University of Minnesota Extension
www.extension.umn.edu
612-624-1222
Menu Menu

Extension > Family Matters > Word Matters: Energize Your Writing

Monday, March 9, 2015

Word Matters: Energize Your Writing

By Mary Vitcenda, Senior Editor

Although temperatures have been up and down, there's a sense of anticipation as spring approaches. You can feel the energy in the air. So how about energizing your writing? Here are three techniques to do that.​

Declutter


Decluttering is an essential way to add energy to your writing. As one of my favorite writers on writing, William Zinsser says, “Writing improves in direct ratio to the number of things we can keep out of it that shouldn’t be there.” How do you recognize clutter? Look for needless words and needless “big” words.
Here are some examples of cluttered phrases and their fixes:

ClutteredDecluttered
  Free up  Free
  Concerning the matter of  About
  In the event that  If
  May I be of assistance?  May I help?
  Due to the fact that  Because

What if a “big” word — a technical term — really is the best word to use? That’s OK, but make sure you explain it in first reference for your readers, who don’t know the field like you do, or who are newcomers to the subject.

Get Active


Another way to add energy to your writing is through use of active, not passive, construction. Passive construction makes the object of an action into the subject of a sentence, e.g., “The road was crossed by the chicken.” To quote William Zinsser again: “A style that consists of passive construction will sap the reader’s energy. Nobody ever quite knows what is being perpetrated by whom and on whom.”

The fix is making the subject the subject and the object the object, e.g., “The chicken crossed the road.” Here are two other examples from Extension reports:

  Passive   Active
  Participants should be introduced to the concept of motivation by the facilitator.   The facilitator should introduce participants to the concept of motivation.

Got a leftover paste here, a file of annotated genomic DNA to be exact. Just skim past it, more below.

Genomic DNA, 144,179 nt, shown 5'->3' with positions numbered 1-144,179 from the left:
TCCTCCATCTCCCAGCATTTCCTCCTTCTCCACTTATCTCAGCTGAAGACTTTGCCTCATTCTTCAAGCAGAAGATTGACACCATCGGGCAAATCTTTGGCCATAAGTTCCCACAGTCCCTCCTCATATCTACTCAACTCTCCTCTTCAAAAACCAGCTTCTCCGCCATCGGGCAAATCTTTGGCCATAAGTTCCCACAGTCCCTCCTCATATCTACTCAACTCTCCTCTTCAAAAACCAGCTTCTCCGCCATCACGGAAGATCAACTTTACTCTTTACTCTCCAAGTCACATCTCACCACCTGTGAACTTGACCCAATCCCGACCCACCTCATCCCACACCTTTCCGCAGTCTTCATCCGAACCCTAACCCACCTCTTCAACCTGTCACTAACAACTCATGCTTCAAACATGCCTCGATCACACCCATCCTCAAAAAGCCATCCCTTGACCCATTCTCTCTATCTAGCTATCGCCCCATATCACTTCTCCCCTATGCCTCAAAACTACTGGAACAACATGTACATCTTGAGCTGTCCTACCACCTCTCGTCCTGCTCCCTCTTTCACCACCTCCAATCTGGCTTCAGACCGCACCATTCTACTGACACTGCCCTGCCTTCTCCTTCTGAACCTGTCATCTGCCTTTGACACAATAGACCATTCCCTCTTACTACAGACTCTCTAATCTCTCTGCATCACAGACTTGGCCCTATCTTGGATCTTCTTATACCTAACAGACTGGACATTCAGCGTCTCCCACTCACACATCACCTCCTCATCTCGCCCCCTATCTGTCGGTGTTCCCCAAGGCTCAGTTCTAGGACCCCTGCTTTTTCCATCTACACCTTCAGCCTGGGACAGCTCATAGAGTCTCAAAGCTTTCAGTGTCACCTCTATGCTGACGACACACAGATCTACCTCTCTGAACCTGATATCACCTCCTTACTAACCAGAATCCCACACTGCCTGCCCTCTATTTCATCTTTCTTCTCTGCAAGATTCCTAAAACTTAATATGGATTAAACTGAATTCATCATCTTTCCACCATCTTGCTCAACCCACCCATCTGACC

Smith’s work is differentiated because it focuses on the leader’s behavior.   Smith’s work differs because it focuses on the leader’s behavior.

Are there any cases where the passive voice is acceptable? Yes, if:
  • The actor is unknown or not important.
  • It’s more important to draw attention to the person or thing acted upon.
  • You need to vary the pace of a passage or section or maintain a theme of some sort, e.g., “Another way to add energy to your writing is through…”

Show Your Strength


A third way to inject energy in your writing is through use of strong, active verbs instead of weak, passive ones. Strong verbs convey action, evoke mental images, and hold the reader’s attention. Strong verbs also are precise, and they should make sense, as well as fit the context.

In your search for strong verbs, generally avoid forms of “to be,” such as “is, was, has,” or “have.” Sometimes those are the best words for the situation, but look for stronger verbs when possible

As William Zinsser says, “Verbs are the most important of all your tools. They push the sentence forward and give it momentum. Active verbs push hard; passive verbs tug fitfully.”

Here are a couple examples of quick fixes to strengthen verbs:

  Weak Verb   Strong Verb
  The individual has new knowledge.   The individual gains (or acquires) new knowledge. 
  This workshop is an opportunity to learn more about photography.   This workshop offers an opportunity to learn more about photography.

Final Word


There are many techniques for energizing your writing. We’ve just looked at three of the best. Think about them and use them. Then sit back and contemplate the coming joys of spring.

2 comments:

  1. Great advice. Everyone needs to t bookmark or print and use when writing.

    ReplyDelete
  2. I agree with Karen's comment from last year. With writing, a good spring cleaning is always in order!

    ReplyDelete

  • © Regents of the University of Minnesota. All rights reserved.
  • The University of Minnesota is an equal opportunity educator and employer. Privacy